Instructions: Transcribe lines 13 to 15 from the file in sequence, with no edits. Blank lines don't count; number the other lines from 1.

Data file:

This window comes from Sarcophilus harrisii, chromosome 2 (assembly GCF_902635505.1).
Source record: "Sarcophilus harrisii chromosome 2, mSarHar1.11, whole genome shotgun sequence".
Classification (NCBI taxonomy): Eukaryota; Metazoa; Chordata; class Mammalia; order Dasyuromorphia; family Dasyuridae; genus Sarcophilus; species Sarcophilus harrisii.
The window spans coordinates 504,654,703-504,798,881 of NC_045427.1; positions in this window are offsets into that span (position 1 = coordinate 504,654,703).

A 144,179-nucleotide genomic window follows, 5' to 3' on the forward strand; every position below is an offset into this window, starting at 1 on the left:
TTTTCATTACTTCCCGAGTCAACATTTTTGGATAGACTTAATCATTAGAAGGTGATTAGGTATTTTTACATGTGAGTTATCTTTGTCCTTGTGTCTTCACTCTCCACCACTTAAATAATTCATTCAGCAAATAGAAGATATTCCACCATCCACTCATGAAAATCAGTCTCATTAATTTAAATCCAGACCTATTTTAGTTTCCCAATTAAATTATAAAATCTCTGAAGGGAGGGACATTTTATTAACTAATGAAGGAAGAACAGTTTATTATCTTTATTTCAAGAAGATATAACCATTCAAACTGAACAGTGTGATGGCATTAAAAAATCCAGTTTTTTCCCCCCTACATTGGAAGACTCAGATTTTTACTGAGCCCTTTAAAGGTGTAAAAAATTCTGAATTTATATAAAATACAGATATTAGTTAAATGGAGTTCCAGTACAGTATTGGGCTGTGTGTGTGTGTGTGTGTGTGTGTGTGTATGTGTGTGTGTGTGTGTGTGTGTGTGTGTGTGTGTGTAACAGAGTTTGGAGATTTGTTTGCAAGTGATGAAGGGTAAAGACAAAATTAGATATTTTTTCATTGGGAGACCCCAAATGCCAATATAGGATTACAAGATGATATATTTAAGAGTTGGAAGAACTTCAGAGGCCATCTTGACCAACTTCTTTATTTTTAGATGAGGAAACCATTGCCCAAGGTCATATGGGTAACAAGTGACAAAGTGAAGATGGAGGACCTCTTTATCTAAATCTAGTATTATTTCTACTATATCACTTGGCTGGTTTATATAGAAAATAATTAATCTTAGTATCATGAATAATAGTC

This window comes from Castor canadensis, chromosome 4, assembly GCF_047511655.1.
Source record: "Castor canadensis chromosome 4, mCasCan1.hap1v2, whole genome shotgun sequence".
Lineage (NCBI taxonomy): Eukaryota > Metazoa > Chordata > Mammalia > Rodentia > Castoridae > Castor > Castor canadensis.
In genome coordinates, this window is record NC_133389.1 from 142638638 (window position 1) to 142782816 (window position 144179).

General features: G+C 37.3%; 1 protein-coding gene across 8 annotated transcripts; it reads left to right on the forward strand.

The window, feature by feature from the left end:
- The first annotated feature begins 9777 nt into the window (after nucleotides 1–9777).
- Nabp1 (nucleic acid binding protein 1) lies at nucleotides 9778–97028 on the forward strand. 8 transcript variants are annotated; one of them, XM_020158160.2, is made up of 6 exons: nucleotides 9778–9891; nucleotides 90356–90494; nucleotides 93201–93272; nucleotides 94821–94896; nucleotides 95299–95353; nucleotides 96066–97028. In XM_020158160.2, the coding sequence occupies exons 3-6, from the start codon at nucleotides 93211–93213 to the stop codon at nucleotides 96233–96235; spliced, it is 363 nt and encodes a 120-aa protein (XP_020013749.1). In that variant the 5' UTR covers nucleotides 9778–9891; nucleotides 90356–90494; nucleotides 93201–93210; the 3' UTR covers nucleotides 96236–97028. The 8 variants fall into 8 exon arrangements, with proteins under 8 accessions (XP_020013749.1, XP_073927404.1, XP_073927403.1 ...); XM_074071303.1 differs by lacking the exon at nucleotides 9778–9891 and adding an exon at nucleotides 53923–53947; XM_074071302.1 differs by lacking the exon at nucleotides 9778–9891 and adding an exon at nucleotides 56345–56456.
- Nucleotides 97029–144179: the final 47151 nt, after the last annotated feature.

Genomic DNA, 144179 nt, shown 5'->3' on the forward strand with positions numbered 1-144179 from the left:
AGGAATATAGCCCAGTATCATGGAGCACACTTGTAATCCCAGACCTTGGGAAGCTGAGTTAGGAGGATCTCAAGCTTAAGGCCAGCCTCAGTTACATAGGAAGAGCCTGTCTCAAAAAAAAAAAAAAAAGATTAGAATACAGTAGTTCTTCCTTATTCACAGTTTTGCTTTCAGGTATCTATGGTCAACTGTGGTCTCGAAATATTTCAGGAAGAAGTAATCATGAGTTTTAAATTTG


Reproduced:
- The first annotated feature begins 9777 nt into the window (after nucleotides 1–9777).
- Nabp1 (nucleic acid binding protein 1) lies at nucleotides 9778–97028 on the forward strand. 8 transcript variants are annotated; one of them, XM_020158160.2, is made up of 6 exons: nucleotides 9778–9891; nucleotides 90356–90494; nucleotides 93201–93272; nucleotides 94821–94896; nucleotides 95299–95353; nucleotides 96066–97028. In XM_020158160.2, the coding sequence occupies exons 3-6, from the start codon at nucleotides 93211–93213 to the stop codon at nucleotides 96233–96235; spliced, it is 363 nt and encodes a 120-aa protein (XP_020013749.1). In that variant the 5' UTR covers nucleotides 9778–9891; nucleotides 90356–90494; nucleotides 93201–93210; the 3' UTR covers nucleotides 96236–97028. The 8 variants fall into 8 exon arrangements, with proteins under 8 accessions (XP_020013749.1, XP_073927404.1, XP_073927403.1 ...); XM_074071303.1 differs by lacking the exon at nucleotides 9778–9891 and adding an exon at nucleotides 53923–53947; XM_074071302.1 differs by lacking the exon at nucleotides 9778–9891 and adding an exon at nucleotides 56345–56456.
- Nucleotides 97029–144179: the final 47151 nt, after the last annotated feature.